Here we can see, “How to Teach a Puppy to Sit and Remain”
How to Teach Your Puppy to Sit and Stay
- Plan to exercise in an area with as few distractions as possible, such as your living room. Once he knows the new instruction, you can introduce distractions. For example, make sure he hasn’t had a meal recently, so he’s hungry for treats but not hungry.
- Cut high-value sweets into little bits the size of your fingertip. These should be foods that he enjoys and only has while training. However, have a backup incentive on hand, something he enjoys but only when the training treats aren’t available, such as a squeaky toy. Show the treats to your dog and praise him, but don’t give them to him. You want him to understand that awesome things could be his if he pays attention.
- In a firm tone of voice, tell the puppy to “sit.”
- Say “stay” and feed the first tidbit once his tail contacts the floor.
- As long as he holds the “sit,” keep offering more treats—treat-treat-treat-treat-treat-treat-treat-treat-treat-treat-treat-treat-treat-treat-treat-treat-treat- For him to be successful, a ten-second stay is an acceptable initial aim. You don’t want the puppy to lose this game by making it a “gotcha” situation. Release him with a cue word like “okay!” and a “click” if you’re using the clicker to train after ten seconds of “sit-stay.”
- As soon as you say “release,” give him the lower-value toy and lavish praise on him, so he knows what a brilliant, gorgeous child he is. That teaches him that the truly WOW-treats come only when he obeys the “stay,” not when he breaks the “sit.”
- No goodies are provided to puppies who break the “sit-stay” command before you have delivered the release command. “Whoops, you blew it!” you might say. And turn your back for at least ten seconds, cutting off any possibility of a treat or reward. Your puppy will quickly learn that by holding the “sit-stay,” he will receive more tasty treats and that if he moves, the sweets will vanish.
- Puppies learn the rules fast, but they’ll need repetition to understand that duration is also important. So repeat the practice, saying “sit-stay” for 10 seconds with unlimited sweets, then saying “okay” and throwing a praise party.
- This activity should be repeated multiple times. Then extend the stay by two to five seconds while continuing to treat throughout, followed by the release word and praise.
- Begin delaying treat delivery once he has mastered the “sit-stay” for fifteen to twenty seconds at a time while treating continually. Then, between treats, aim for the puppy to hold that “sit-stay” for two to four seconds at a time.
- Keep a close eye on his success rate. First, increase the time between treats by a few seconds until you’ve achieved a solid “sit-stay” 80 percent of the time. Then, increase the time delay once more when he is solid, and so forth.
- Work toward offering a sweet reward less regularly but with unexpected additional treats—for example, many at once for a particularly lengthy “sit-stay.” Even young puppies enjoy the bonus concept of receiving higher-value rewards for improved behaviour.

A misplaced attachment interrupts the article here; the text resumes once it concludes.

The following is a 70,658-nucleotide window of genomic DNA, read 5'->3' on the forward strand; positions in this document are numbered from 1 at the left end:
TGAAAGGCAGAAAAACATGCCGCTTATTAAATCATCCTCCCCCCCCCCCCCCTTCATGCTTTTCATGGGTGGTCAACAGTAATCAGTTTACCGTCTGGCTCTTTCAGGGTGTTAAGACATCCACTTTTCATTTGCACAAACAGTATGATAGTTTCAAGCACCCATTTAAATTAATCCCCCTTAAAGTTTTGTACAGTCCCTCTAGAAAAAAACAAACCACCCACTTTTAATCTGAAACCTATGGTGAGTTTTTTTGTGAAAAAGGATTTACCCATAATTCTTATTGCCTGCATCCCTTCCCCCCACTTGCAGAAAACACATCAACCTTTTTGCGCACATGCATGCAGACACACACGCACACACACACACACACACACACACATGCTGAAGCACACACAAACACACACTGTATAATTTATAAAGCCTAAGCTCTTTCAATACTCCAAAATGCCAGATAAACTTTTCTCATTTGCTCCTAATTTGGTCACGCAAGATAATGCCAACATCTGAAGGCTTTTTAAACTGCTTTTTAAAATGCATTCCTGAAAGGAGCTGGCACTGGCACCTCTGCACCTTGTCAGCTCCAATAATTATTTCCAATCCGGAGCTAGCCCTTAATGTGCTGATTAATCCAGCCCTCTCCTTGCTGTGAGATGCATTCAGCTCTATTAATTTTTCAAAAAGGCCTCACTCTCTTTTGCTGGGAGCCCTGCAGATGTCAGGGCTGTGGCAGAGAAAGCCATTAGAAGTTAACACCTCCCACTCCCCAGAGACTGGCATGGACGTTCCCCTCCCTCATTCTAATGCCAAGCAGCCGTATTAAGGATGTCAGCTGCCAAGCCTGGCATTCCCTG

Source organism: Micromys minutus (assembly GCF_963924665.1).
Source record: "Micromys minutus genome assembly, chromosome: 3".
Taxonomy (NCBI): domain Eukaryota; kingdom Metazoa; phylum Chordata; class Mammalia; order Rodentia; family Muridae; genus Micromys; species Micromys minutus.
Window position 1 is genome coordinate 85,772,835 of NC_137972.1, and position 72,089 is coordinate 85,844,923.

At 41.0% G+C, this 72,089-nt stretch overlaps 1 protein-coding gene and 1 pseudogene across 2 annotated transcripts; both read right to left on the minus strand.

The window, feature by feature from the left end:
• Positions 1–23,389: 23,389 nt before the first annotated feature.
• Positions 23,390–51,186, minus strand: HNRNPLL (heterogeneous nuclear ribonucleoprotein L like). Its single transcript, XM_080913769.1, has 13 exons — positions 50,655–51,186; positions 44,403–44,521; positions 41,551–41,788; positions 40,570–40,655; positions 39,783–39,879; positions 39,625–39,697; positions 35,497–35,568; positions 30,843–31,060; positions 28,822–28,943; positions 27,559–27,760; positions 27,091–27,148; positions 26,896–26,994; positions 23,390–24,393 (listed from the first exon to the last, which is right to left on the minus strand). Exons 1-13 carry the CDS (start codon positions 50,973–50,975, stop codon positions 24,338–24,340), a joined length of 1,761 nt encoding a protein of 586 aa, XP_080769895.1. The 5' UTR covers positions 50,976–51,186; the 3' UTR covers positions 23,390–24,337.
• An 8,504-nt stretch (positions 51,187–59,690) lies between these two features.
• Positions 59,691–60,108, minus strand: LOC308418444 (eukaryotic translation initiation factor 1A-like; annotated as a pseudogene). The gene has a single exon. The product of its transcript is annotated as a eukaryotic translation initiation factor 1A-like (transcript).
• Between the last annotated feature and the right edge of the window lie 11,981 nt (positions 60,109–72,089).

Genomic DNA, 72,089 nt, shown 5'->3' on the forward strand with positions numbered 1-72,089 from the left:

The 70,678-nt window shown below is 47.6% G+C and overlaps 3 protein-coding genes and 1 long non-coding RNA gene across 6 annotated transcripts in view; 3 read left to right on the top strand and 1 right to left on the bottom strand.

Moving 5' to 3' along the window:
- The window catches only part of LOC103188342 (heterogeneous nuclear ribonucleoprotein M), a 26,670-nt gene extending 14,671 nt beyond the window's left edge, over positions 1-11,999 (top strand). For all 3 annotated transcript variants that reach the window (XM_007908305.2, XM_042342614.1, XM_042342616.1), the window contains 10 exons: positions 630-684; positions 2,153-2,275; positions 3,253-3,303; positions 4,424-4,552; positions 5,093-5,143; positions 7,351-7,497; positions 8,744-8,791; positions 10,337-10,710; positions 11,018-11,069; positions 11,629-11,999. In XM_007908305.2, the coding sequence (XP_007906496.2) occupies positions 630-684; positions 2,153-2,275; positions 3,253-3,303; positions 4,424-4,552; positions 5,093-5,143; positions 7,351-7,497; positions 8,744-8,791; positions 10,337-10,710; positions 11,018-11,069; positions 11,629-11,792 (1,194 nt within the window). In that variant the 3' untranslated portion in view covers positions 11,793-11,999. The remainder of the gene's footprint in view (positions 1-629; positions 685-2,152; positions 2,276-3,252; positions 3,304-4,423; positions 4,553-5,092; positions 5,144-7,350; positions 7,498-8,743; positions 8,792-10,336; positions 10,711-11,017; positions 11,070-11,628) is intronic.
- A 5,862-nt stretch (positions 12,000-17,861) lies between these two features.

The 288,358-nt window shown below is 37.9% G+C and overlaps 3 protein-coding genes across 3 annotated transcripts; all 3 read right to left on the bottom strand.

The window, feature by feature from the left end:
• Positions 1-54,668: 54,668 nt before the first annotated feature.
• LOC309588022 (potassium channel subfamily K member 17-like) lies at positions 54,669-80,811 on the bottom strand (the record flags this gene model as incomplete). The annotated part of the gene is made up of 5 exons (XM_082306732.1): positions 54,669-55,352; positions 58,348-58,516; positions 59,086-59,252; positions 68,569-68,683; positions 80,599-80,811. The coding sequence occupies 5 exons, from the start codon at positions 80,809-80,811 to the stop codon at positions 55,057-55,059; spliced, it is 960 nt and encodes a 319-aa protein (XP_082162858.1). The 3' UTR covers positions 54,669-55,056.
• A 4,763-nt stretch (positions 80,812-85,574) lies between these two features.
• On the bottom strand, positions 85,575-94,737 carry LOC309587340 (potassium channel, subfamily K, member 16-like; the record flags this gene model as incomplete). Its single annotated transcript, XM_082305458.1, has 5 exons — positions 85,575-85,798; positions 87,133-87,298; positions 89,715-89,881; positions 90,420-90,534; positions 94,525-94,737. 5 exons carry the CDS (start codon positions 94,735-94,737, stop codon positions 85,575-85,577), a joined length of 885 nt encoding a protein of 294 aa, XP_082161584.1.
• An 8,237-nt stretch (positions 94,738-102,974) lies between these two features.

- Puppies who “get it” need some practice and diversions to extend their “stay” time. Practice the “sit-stay” in the yard or at Grandma’s house if he’s reliable in the living room. You could even make the “sit-stay” a regular part of your mealtime routine, with a tasty supper ration as a nice treat for a good sit-stay.
- Before adding distance away from the puppy, it’s advisable to practise and lengthen the duration of the “sit-stay.” When you’re close to the baby puppy during these drills, you have more control and can stop him right away if he blows it (turn your back/stop the rewards). Before you take a step back and practise at a greater distance, the pup should be able to maintain a firm “sit-stay” for at least a minute or more while you’re in touching range.
- Finally, even if no treatment is available, your dog should sit-stay on order when you ask from across the room. By gradually transitioning from treat-every-time to intermittent incentives, the dog learns that rewards are always attainable and that they grow more likely the longer he follows your instructions.
What is the best way to teach my puppy to sit and stay?
Tell your dog to sit before you for the sit/stay command, and then give the stay command. Take a step back and then take another stride toward him. Give him a yes! and a prize if he has kept his position. Continue Step 1 while gradually increasing the distance you walk away from your dog.
How long does it take a puppy to learn to sit?
Your dog will most likely catch on after 1-2 weeks of constant training. Remove goodies from your dog’s diet. Reward your dog every time he sits when you initially start training with the treat trick. Make sure to compliment others enthusiastically as well.
What is the best way to teach my two-month-old puppy to sit?
Move it upwards and backwards over his head while holding it above his nose. His body should automatically move into a sitting position. Say the word “sit” and congratulate him when he does. You don’t want him to become too enthusiastic and run around all over the place, so don’t give him too much praise.
What should be the first thing you teach your puppy?
As soon as the puppy opens its eyes and walks, some training can begin. Young pups have limited attention spans, but they can start learning basic obedience cues like “sit,” “down,” and “stay” as early as 7 to 8 weeks of age.
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